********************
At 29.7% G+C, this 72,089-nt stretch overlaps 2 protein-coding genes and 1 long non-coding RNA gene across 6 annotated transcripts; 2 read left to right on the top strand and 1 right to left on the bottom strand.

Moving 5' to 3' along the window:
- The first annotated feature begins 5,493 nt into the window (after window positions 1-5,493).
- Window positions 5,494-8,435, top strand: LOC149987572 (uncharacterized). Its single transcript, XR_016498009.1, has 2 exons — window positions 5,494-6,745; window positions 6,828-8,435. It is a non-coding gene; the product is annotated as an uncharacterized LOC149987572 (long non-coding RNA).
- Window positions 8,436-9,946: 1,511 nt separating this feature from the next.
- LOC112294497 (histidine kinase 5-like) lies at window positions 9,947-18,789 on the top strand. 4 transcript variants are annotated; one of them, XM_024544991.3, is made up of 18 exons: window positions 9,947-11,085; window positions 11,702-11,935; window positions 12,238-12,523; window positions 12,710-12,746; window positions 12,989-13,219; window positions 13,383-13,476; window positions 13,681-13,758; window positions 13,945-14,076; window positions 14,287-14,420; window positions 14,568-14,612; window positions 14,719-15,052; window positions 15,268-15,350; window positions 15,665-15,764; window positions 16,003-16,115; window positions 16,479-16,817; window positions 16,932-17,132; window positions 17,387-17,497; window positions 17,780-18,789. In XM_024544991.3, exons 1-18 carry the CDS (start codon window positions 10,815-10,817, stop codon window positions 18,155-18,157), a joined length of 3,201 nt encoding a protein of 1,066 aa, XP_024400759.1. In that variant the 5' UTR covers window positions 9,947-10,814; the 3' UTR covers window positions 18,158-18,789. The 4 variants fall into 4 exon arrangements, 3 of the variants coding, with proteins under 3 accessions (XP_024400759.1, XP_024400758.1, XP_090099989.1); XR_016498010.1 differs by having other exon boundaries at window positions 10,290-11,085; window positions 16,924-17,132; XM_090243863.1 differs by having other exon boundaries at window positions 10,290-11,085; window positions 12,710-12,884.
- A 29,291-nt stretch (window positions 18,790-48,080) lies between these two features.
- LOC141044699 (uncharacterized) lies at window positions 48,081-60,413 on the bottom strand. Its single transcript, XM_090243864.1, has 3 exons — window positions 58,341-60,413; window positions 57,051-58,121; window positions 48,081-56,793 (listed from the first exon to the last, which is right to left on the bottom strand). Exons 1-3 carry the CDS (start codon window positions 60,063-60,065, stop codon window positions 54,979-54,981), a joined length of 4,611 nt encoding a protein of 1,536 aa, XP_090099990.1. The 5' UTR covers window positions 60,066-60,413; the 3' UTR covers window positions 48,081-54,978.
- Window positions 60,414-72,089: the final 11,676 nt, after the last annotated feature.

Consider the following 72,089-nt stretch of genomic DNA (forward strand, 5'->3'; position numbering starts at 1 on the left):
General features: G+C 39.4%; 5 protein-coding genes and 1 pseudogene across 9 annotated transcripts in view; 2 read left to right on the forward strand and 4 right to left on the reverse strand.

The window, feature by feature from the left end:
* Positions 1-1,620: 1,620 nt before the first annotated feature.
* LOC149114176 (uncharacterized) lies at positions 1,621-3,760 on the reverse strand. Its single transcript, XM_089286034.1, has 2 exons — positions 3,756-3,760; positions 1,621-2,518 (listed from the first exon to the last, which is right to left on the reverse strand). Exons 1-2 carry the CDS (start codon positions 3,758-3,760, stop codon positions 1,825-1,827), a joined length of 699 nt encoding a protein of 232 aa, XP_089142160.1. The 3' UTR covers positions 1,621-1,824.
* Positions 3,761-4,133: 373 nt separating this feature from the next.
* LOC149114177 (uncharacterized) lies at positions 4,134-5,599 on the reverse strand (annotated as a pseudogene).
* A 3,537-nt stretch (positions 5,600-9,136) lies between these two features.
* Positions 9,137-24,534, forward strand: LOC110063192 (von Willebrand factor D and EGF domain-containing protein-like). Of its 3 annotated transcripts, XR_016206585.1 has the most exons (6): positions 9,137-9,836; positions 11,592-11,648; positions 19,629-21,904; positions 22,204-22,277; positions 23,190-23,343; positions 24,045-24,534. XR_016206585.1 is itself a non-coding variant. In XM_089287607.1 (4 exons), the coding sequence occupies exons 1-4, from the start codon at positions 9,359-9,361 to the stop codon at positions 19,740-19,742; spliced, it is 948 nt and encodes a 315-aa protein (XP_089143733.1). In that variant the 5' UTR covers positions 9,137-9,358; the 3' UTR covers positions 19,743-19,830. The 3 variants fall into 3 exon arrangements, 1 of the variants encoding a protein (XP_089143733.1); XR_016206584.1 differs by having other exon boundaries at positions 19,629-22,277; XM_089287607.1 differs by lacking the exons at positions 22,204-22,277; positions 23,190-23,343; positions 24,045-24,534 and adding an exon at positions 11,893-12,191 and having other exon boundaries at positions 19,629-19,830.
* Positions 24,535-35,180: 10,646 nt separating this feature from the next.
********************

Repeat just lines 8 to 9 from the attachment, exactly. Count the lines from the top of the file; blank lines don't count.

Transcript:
- LOC141044699 (uncharacterized) lies at window positions 48,081-60,413 on the bottom strand. Its single transcript, XM_090243864.1, has 3 exons — window positions 58,341-60,413; window positions 57,051-58,121; window positions 48,081-56,793 (listed from the first exon to the last, which is right to left on the bottom strand). Exons 1-3 carry the CDS (start codon window positions 60,063-60,065, stop codon window positions 54,979-54,981), a joined length of 4,611 nt encoding a protein of 1,536 aa, XP_090099990.1. The 5' UTR covers window positions 60,066-60,413; the 3' UTR covers window positions 48,081-54,978.
- Window positions 60,414-72,089: the final 11,676 nt, after the last annotated feature.